Flakpanzer Gepard A2 1:35 from Meng

Of all the tanks the Gepard has a special place in my heart. The twin cannons and the dome range finder plus the radar all gives it that advanced look, particularly in the 80s. 

This is probably the tank that got me back into armor! I have built the Tamiya Gepard twice before I think, but I only remember the one time I did in high school and later cannibalized it into a kitbash project. It was a wired remote control kit and I had a lot of fun driving it. And in 2016 both Meng and Takom rolled out a version of it. I thought long and hard but finally was convinced by the review from the Leopard Club, which stated that the Meng kit was more accurate although slighly more parts. In retrospect it was the right choice because I love suspension, and Meng kit has working torsion bars, although Takom was easier to build and has more decal options.

Having working suspension means I can pose it on terrains. I like tanks and tracks quite a bit because I’m fascinated by how the system rolls over rugged terrains. Here I built a vignette of a gentle down slope inspired by one of the photos I’ve seen online. It was a little difficult to find figures of 80-90s Bundeswehr crew for the figure, although in the end I got a Valkyrie model set from Korea. Originally I intended to pose two standing figures on the cupola since it allows for it, the thing just didn’t look good so I stuck with one. This is also where I learned that great figure sculpts gives you much better finish because of the detail of the casting. Here the resin faces are very well defined and takes oils very well. On older Tamiya kits the facial features aren’t as well-defined and they take a bit more time to define the features using light and shadow.

After reading online about usual model issues with Gepards, I added fine chains to the smoke grenade launches. I guess they don’t want to lose the cap after the grenade launches 🙂I like my tanks with antennae so I made a couple of out of styrene. Oh yes forgot to mention Gepards have a few different variations, with the latest one before retirement A2, which is the one I’ve built. Aside from different instruments, its turrent has additional equipment which makes it bulgy. It was capable of being posed open and there are some detailed instruments inside the boxes, but they interfer with closing and I couldn’t figure out how to make it workable, so in the end I just closed it. Also you don’t move around having it open 🙂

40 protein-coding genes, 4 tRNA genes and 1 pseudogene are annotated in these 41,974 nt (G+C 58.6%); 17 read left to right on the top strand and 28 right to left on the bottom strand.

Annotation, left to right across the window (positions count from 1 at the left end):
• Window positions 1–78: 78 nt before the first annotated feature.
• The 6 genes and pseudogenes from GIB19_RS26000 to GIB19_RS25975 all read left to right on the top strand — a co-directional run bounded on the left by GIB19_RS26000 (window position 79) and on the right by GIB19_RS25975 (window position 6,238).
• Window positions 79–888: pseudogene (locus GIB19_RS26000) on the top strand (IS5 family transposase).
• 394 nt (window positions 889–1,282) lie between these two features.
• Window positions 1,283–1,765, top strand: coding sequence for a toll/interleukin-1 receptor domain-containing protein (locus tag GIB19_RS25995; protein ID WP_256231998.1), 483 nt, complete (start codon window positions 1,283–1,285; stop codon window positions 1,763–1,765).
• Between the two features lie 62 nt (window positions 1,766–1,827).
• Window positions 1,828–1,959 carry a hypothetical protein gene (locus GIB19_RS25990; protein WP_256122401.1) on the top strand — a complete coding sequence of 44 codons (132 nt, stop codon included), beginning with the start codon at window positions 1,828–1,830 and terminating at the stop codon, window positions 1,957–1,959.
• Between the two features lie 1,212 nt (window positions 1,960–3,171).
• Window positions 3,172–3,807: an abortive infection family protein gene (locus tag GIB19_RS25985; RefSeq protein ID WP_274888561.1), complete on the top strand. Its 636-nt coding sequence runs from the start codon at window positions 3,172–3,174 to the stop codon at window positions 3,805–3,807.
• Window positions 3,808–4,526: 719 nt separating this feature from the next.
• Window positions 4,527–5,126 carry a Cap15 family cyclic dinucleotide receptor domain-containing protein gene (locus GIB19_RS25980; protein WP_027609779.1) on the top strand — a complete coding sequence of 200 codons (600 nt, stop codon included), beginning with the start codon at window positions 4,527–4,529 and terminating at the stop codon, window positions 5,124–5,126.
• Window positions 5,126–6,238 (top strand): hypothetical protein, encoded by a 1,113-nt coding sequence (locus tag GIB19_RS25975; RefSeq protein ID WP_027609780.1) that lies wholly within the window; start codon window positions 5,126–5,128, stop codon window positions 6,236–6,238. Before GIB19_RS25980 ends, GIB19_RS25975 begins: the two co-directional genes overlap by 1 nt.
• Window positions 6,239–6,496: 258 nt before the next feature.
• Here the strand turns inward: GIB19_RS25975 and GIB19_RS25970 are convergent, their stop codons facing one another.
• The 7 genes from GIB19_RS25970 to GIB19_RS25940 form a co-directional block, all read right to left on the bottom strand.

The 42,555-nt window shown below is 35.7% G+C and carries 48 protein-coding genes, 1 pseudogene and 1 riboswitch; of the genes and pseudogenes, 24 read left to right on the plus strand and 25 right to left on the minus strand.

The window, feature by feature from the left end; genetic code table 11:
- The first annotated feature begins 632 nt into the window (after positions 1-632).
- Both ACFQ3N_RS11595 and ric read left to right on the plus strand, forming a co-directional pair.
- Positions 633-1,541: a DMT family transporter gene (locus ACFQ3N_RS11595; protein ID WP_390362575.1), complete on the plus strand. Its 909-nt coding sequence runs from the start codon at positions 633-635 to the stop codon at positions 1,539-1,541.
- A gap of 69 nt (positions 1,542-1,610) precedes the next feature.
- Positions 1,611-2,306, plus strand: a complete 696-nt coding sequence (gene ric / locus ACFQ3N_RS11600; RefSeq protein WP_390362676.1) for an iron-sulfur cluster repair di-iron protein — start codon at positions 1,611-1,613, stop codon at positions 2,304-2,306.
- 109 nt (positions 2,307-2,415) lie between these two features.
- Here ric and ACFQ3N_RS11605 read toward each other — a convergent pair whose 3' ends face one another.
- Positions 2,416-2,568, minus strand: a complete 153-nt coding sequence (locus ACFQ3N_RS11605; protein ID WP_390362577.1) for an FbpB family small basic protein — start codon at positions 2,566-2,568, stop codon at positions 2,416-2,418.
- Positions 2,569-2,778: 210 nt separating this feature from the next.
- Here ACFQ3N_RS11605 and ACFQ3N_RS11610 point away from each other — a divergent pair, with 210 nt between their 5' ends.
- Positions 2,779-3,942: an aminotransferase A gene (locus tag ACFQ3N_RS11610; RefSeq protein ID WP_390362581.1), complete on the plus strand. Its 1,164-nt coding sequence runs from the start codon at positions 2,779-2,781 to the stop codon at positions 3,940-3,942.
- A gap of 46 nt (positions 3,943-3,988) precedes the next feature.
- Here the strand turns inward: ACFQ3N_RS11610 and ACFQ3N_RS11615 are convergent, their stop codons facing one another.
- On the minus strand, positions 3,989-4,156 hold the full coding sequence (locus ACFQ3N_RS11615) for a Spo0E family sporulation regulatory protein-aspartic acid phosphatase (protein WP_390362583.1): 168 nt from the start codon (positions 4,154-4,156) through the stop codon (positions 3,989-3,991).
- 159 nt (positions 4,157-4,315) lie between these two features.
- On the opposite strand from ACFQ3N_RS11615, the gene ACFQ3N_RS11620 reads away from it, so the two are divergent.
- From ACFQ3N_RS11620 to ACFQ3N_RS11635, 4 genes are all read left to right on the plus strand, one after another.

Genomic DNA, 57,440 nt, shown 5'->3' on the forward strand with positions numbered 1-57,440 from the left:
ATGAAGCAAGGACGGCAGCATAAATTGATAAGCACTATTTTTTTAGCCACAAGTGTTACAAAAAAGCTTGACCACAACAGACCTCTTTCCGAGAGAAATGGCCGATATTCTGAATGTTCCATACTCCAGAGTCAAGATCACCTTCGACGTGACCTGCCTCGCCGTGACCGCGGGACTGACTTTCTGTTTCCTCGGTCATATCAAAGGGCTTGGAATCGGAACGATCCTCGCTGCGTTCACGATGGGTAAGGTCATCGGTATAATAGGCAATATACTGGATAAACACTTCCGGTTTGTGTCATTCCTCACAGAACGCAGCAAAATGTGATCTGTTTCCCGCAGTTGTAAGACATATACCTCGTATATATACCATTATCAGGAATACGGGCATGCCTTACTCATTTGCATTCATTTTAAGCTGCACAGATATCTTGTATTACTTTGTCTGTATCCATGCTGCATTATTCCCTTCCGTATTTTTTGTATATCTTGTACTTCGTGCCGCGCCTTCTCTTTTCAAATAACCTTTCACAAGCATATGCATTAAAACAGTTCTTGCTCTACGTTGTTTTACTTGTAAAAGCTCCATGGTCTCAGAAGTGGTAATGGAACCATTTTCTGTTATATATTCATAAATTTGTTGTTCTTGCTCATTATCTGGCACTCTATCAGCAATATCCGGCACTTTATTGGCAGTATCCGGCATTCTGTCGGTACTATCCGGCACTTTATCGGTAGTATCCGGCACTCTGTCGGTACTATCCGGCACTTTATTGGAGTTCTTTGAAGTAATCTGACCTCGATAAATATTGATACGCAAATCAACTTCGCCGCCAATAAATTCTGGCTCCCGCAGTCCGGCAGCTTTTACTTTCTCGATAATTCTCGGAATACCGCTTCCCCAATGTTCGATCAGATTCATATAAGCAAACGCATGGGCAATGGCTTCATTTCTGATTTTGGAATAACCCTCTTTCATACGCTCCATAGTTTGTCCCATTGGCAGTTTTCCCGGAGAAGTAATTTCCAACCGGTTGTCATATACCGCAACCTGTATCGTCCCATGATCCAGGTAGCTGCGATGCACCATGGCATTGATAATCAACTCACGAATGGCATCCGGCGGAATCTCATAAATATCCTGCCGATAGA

The kit was painted with Tamiya Nato colors and weathered mostly with pigments. Gepards aren’t slugging it out with enemies so most of the weathering is just kicking around dust. 

The back of the vehicles has some stowage sack made with a soft material, which is a bit puzzling. Tying it down was a bit challening with that soft material – apparently Meng loves this as the same stuff is used for other backpack straps and such. The vignette was done, finally correctly, with Sculptamold. I built a “mold” using lego bricks as walls, cut a piece of styrene fitting the base, and use a cut-to-size box cover to get the Sculptamold in shape. After a bit I put the Model Scene grass on top. What a wonderful product, I remember when I used to do this a long time ago getting a grassland like this would take forever! But now I just cut the grass mat to size, some Sculptamold to smooth out the edges, and viola I have a very convincing relief. If I were to ponder a bit about armor modeling here, I felt the hobby had some real innovations since I started. I read the great Shep Paine’s works to get me started, and at that time washes and dry brushing were the primary weathering vehicles. I learned about hairspray techniques and pastels as well. But it seems in the last 10-15 years pigment grew in popularity as an essential, and chipping becomes almost a much because of the realism it offers. Mig Jimenez in particular offered thinned enamel paint as a product. Initially I thought that was ridiculous, why wouldn’t you just thing enamels? But lately I find the convenience and the fact that my Testors enamel always dies in the bottle and become useless pretty aggravating, so they probably have their place in the hobby.  

I had a lot of fun building this kit and I’d like to build an A1 variant if I had a chance, as I’ve found some awesome images of Gepards travelling at high speed.  Also I had a great time experimenting with using wide angel lens for tanks, it gives such an awesome distortion for the Gepard!

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